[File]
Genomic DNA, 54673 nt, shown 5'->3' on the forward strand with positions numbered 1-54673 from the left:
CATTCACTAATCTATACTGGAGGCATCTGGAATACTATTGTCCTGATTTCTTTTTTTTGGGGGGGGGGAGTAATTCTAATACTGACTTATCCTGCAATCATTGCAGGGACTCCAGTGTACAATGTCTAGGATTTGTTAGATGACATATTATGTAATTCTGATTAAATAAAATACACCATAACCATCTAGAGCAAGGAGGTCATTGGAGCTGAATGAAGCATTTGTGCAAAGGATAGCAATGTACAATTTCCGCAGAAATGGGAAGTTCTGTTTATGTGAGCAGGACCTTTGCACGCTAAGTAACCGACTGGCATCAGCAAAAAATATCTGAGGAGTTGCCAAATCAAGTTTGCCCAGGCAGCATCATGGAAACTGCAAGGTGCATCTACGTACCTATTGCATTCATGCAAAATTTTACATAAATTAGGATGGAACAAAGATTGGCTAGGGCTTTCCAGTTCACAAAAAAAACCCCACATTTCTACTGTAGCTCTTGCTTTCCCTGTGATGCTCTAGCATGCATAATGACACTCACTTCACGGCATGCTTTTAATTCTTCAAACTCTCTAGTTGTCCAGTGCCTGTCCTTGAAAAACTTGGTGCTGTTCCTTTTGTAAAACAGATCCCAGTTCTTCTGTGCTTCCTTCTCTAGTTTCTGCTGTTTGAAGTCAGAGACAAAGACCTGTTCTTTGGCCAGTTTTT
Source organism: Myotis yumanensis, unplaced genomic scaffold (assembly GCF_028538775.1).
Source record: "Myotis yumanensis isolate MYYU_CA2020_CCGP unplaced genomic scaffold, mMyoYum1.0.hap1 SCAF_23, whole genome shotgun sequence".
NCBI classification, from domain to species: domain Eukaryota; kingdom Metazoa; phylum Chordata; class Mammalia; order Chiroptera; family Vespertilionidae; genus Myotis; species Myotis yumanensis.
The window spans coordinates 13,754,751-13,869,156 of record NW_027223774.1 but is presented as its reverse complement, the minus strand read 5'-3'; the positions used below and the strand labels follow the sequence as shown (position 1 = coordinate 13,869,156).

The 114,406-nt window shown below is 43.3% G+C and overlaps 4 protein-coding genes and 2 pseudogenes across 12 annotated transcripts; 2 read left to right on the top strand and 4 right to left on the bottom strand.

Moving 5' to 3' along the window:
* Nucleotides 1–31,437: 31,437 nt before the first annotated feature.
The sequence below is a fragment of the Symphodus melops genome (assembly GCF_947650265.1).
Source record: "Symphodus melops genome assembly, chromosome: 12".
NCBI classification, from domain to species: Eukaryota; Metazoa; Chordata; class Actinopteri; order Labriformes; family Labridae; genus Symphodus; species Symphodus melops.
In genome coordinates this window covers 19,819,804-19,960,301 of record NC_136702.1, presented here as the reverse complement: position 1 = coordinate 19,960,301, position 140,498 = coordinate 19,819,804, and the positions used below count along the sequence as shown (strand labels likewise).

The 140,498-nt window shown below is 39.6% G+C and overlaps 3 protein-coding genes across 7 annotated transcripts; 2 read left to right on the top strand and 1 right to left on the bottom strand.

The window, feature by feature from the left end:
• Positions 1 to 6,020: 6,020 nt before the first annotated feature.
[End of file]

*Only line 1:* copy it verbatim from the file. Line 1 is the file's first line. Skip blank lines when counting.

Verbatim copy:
Genomic DNA, 54673 nt, shown 5'->3' on the forward strand with positions numbered 1-54673 from the left: